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Train Schedule Optimisation Challenge

Optimizing train schedules


Completed
209
Submissions
444
Participants
29670
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Questions about the Competition Rules

Posted by LeoB about 1 year ago

I have some questions about the competition rules.

You write that the results must be reproducible. I think this is very good to make this competion fair and I try everything to make this possible. However given the wall-clock time limit it might be realy hard to make the result reproducable if you give the solver a timelimit after which he needs to stop.

In the rules it’s writen that “the solutions must be found by the participants’ solver in no more than 15 minutes per problem instance”. By the “participants’ solver” you mean the hole pipline including pre and post processing?

I guess “more exotic hardware” does not include a server with just a lot more (conventional) cores? (Just to be sure ;-)

The rules do not state anything about “overfitting”. By that I mean tunning certain parameters or even writing special code for certain instances. Is this practice allowed according to the rules?

Posted by Palstek  about 1 year ago |  Quote

I see these same problems too. In principle you can just use a terribly overfitted ML-Algorithm that will output solutions that were used during training but would not be computable in 15min with the programmed algorithm.

Posted by jordiju  about 1 year ago |  Quote

Hi guys. Several answers in sequence of your remarks

However given the wall-clock time limit it might be realy hard to make the result reproducable if you give the solver a timelimit after which he needs to stop.

Sure, at the end of the day we will need to use common sense when we evaluate people’s code. Many solvers are actually surprisingly deterministic, so reproducing the results is rather easy. If someone’s solution is more random, that is ok. However, we will certainly check that we are able to reliably reproduce the solutions a participant submitted in the best submission. By ‘reliably’ I mean that if we run the code 5 times and get to (or very close to) the best submission of the particpant 4 times, then what would be considered reliable. If it only gets there 50’% of the time, then…not so much.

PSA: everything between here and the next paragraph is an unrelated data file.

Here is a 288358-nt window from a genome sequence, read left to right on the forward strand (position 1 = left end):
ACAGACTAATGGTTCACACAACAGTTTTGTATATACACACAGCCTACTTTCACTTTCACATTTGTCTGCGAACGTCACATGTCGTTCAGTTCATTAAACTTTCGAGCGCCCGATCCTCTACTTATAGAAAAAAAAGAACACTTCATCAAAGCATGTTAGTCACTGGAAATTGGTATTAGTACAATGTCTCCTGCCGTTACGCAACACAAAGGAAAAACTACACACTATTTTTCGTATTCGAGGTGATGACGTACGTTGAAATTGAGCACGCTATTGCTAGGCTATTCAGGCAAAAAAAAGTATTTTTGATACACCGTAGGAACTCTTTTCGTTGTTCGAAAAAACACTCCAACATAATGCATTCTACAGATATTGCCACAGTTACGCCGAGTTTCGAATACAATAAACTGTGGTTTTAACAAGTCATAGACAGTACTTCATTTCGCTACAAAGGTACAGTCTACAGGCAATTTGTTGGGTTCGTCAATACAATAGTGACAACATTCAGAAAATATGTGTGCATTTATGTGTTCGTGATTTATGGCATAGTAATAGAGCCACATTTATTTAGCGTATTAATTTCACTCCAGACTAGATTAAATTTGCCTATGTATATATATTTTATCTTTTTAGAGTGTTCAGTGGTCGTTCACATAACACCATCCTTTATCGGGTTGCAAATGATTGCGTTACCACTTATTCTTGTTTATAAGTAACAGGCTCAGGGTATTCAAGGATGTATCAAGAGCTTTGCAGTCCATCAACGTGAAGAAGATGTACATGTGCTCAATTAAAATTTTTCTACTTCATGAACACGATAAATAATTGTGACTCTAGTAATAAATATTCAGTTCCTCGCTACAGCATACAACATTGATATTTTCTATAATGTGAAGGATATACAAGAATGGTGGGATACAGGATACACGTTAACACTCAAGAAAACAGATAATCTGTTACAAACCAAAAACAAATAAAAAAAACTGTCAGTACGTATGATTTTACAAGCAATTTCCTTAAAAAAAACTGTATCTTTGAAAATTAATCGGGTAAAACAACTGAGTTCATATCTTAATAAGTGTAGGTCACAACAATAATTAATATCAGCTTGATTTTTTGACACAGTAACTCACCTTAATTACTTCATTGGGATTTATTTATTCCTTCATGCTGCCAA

Posted by jordiju  about 1 year ago |  Quote

By the “participants’ solver” you mean the hole pipline including pre and post processing? Yes, the whole pipeline.

Posted by jordiju  about 1 year ago |  Quote

I guess “more exotic hardware” does not include a server with just a lot more (conventional) cores? (Just to be sure ;-) Depends what you mean by ‘a lot’ ;). Up to 32 cores is fine. Do you need more?

Posted by jordiju  about 1 year ago |  Quote

The rules do not state anything about “overfitting”. By that I mean tunning certain parameters or even writing special code for certain instances. Is this practice allowed according to the rules?

and

I see these same problems too. In principle you can just use a terribly overfitted ML-Algorithm that will output solutions that were used during training but would not be computable in 15min with the programmed algorithm.

We realize that. We conciously allow this practice, yes. The reason is that such “overfitting” might actually be a good strategy also in the realy word - for example in a fixed region of Switzerland. So we’re interested to find interesting ideas in this area.

Sure, if you just train which CPLEX-parameters are optimal for a particular instance, we probably don’t learn much. But we don’t forbid it.

Posted by jordiju  about 1 year ago |  Quote

..and sorry for messing up with the quoting…just now realized how it works…

Posted by jordiju  about 1 year ago |  Quote

Just to add, because this is quite a good question:

If someone tries to be funny and runs a solver for, say, a week, then saves the best solutions, then builds another “solver” that basically just reconstructs these solutions, we would - as you might imagine - not award this.

The rules say “your solutions must be produced from the problem instances by your code”. Taken literally, one might argue that a “solver” as described above does not violate this rule.

But, as mentioned, we use common sense when juding the code, and I think everybody would agree that such a solver should not be awarded.

Generally, we would expect that the solvers also work for similar instances that we have not published. This should be a good rule of thumb to decide how far you can go with tuning it for the published instances.

Posted by jordiju  about 1 year ago |  Quote

Follow-up: We have added the following clarification to the Challenge Rules. “In order to be eligible for prizes, The solver must generic enough that it is able to handle problem instances that are similar to the nine published problem instances. Custom tuning of the solver to the nine published instances is allowed, but must be within reasonable limits. For example, (hyper)parameter-tuning of an algorithm based on the nine instances is ok. Reading in solutions, or partial solutions, to the problem instances as part of the ‘algorithm’ is not ok.”